Vomit (Pediatric)

Like most folks this season I’ve developed a hack, and a couple days ago my toddler Max joined along. He’s still super active, breathing, eating, peeing, pooping, so not too concerned. But last night before bed I thought his stomach looked a bit more plump than usual. He then added 10 ounces of uranium laced milk to the reactor. When fully topped up he coughed and spit up a bit. So I picked him up and tapped his back as you do. That’s when the cork blew.

Never in any ER have I seen such well distributed vomit. He soaked not only our bed and his pants and shirt, but the front and back of my shirt as well. We skated straight into the shower fully clothed, and Vanessa became hazmat director.

Why tell you this? Well it made me think of all the parents I’ve seen in ERs with vomiting kids. If vomit volume was a red flag then I too should have called 911. But it’s not. In fact, Max never even cried. He looked surprised, but then thoroughly enjoyed clothed showering and pushing undigested wagon wheel pasta (complete wheels!) through the strainer.

So here are other shades worth considering:

Red Flags:

• Abdominal pain
• Dehydration (not urinating or drinking and generally listless)
• Fevers
• Speaking/thinking/acting strangely
• New unusual headache
• Breathing problems
• Bright red blood with the first puke, and high volume. (Flecks of blood after the 5th heave, a bit less concerning.)
• “Projectile emesis” in an infant (Suggests pyloric stenosis or other obstruction downstream from the stomach. Picture a garden hose. Max was more like Niagara.)
• Accidental or intentional poisoning
• Recent abdominal surgery
• Not passing gas
• Bloody stools
• Diabetes, dialysis, cancers or other comorbidities

Happy Words

• Drinking, eating, peeing, pooping, playing properly again.
• Associated diarrhea absent pain, dehydration and ongoing vomiting. (The problem is the solution.)
• “Post tussive emesis” (What Max had.)
• “Jimmy eats Hot Cheetos three meals a day and his fingers are the color of his puke.”
• “My child vomited yesterday. He’s fine now, but I just want to get him checked out. And can I have a school note?”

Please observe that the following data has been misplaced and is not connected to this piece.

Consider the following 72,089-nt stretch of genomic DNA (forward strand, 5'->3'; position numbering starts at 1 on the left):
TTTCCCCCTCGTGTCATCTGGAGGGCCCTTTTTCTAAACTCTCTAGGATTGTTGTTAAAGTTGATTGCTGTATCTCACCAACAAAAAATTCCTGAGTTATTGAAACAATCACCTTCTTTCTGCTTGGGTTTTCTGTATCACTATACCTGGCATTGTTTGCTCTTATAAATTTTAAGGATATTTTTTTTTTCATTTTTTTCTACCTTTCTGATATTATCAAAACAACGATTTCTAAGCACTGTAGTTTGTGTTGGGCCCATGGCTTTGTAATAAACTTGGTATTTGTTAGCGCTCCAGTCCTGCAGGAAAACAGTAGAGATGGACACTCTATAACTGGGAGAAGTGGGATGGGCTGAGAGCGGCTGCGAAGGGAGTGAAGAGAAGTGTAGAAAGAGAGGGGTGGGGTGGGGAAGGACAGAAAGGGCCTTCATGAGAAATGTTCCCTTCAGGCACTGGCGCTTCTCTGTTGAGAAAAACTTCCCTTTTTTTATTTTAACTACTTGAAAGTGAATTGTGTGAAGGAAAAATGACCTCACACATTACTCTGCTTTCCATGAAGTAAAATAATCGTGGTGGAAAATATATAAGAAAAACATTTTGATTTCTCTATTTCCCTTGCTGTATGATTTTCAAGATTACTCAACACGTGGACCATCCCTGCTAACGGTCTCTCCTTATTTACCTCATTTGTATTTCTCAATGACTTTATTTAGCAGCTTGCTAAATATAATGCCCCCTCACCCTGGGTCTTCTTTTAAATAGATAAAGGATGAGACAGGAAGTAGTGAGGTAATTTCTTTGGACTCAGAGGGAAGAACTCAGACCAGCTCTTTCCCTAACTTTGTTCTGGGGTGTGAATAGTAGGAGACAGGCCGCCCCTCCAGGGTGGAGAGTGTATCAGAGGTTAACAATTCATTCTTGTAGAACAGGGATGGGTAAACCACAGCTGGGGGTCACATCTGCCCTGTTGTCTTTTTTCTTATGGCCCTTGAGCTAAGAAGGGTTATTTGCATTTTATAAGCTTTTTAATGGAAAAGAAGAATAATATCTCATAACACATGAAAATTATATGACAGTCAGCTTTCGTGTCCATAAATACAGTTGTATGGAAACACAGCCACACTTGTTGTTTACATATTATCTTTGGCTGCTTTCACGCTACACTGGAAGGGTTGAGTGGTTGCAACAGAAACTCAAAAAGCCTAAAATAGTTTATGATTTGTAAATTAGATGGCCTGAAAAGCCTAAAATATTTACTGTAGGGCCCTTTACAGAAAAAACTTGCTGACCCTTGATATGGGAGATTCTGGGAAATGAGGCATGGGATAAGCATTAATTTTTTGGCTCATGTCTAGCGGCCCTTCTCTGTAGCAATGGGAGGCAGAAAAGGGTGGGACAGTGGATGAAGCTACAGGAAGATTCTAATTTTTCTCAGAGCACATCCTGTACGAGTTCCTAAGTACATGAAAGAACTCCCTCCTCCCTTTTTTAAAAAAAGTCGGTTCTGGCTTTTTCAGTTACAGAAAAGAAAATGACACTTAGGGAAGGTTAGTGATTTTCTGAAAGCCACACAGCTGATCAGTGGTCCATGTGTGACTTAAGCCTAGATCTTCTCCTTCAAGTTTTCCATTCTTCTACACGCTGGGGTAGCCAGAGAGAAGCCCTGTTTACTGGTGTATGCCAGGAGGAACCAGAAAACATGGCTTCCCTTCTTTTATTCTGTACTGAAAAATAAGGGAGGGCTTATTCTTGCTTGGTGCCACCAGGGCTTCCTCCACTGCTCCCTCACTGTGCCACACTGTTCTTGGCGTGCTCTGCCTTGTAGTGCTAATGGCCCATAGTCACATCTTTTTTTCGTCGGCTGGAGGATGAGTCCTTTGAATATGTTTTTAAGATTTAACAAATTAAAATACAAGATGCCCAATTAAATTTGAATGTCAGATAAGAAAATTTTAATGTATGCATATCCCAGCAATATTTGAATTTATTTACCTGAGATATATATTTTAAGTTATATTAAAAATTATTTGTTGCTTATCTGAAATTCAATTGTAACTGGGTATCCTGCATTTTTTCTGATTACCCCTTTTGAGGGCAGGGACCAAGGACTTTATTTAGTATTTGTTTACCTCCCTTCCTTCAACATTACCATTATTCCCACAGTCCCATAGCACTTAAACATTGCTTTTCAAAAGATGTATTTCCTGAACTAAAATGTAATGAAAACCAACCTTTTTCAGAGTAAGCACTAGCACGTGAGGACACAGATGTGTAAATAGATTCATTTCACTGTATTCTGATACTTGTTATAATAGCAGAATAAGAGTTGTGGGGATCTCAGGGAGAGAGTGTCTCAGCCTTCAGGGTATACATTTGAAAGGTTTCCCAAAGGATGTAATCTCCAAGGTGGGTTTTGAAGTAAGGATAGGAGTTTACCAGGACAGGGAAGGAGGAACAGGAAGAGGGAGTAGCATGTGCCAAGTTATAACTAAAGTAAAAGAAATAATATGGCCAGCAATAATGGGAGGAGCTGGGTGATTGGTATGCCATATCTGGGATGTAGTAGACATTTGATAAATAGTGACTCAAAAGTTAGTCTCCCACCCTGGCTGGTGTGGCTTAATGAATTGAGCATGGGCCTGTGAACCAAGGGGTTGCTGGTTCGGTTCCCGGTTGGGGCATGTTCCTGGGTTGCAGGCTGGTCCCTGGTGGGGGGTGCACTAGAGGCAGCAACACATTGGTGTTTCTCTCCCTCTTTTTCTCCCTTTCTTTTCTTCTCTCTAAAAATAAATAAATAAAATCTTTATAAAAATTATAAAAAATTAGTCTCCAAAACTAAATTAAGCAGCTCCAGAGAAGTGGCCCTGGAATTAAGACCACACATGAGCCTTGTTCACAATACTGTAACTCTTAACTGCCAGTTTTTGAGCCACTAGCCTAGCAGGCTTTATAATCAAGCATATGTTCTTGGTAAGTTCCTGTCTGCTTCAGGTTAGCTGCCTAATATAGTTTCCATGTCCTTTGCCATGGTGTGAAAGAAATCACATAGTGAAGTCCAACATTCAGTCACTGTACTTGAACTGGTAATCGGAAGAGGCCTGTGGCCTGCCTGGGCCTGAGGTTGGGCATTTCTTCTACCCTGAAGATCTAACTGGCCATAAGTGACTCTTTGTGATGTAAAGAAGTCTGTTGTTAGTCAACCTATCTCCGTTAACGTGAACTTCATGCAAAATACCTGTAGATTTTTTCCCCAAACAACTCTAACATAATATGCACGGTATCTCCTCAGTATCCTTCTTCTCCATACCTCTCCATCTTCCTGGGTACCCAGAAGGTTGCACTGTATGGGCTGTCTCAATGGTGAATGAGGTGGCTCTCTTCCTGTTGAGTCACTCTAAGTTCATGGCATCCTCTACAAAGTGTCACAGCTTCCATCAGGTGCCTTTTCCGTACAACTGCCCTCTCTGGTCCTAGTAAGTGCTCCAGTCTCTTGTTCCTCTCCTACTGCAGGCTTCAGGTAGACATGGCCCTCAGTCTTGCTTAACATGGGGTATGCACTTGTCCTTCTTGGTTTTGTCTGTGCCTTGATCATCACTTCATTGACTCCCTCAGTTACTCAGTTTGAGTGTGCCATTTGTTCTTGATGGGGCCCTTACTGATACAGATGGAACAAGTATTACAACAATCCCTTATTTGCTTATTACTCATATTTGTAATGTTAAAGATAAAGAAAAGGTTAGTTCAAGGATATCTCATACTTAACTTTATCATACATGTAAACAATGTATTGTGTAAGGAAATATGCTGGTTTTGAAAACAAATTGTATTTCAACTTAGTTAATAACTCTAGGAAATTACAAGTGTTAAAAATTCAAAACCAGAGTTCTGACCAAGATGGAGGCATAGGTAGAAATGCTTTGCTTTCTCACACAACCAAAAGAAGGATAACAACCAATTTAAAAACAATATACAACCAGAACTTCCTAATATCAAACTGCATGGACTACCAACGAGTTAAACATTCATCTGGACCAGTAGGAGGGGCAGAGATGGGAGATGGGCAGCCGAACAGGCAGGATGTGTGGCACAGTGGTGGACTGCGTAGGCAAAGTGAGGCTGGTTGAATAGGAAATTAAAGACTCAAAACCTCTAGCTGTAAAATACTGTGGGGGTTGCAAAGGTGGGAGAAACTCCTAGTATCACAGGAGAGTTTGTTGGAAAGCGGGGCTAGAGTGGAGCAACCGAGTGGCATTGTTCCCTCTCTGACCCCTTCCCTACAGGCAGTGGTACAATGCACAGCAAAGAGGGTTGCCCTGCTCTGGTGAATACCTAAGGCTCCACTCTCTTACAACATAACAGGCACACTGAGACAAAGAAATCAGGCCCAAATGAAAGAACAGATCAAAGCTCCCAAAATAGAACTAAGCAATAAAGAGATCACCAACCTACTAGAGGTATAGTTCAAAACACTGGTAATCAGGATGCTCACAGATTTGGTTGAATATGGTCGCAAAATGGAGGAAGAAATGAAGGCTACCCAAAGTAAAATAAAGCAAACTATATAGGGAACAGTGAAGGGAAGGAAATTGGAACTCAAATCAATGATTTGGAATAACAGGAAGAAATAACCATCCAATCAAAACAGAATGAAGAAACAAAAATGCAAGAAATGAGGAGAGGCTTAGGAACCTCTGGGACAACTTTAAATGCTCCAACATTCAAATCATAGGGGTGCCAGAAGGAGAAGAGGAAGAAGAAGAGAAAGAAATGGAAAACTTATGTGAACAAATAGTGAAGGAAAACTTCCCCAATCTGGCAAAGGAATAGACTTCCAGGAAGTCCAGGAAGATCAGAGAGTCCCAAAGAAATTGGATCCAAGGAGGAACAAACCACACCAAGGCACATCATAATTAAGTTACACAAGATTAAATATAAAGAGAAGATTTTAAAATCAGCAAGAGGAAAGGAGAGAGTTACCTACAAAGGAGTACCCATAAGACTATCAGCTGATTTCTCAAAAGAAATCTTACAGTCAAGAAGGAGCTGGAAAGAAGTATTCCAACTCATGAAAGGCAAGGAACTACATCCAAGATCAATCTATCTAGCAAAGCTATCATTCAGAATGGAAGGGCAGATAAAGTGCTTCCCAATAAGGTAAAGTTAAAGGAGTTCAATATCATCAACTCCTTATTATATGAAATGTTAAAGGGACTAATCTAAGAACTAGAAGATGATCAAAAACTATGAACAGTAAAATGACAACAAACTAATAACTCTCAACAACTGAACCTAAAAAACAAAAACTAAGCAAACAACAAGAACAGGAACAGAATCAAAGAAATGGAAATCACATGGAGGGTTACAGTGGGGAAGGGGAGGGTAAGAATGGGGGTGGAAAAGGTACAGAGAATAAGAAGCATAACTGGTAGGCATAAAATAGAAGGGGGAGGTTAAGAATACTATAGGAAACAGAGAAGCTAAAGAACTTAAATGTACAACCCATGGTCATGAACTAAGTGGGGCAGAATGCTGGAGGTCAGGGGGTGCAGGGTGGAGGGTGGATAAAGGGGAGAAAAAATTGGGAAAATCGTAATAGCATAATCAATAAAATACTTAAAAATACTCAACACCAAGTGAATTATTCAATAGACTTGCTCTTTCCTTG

• “My child bit a deodorant stick. I then stuck my fingers in his mouth to clear it and he puked all over daddy.” (My greatest soaking up to yesterday.)

Parents are often concerned that their kids won’t eat after a good round of vomiting. But really, hydration is what we care about. If kiddo only wants blue Otter Pops for three days, then so be it. Your gauge is urination. Food happens later.

For kids who land in the ER we often start with Zofran and Pedialyte, or Otter Pops. If we choose to get blood tests then we frequently run saline as well to limit the needle sticks. Oral or IV hydration can be remarkably effective. Kids in particular just seem to blossom.

If abdominal pain remains a component expect a CT scan, or ultrasound first if time permits. Head CT on occasion reveals surprises too if there are associated neurological problems. But we really try to limit the radiation.

Long story short, most vomiting resolves with TLC, +/- Zofran. It’s not the vomiting so much as the dehydration which causes concern. Feel free to give us a call to talk it through, or maybe for some IV fluids. Or head to an ER if you want to chase faster diagnostic testing and treatment.

As for Max, he’s well on the mend, but Zak has started sniffling. We’ll see. On the bright side, being soaked in someone’s vomit really helps gauge a relationship. Having not minded, I now realize how much I love those two.

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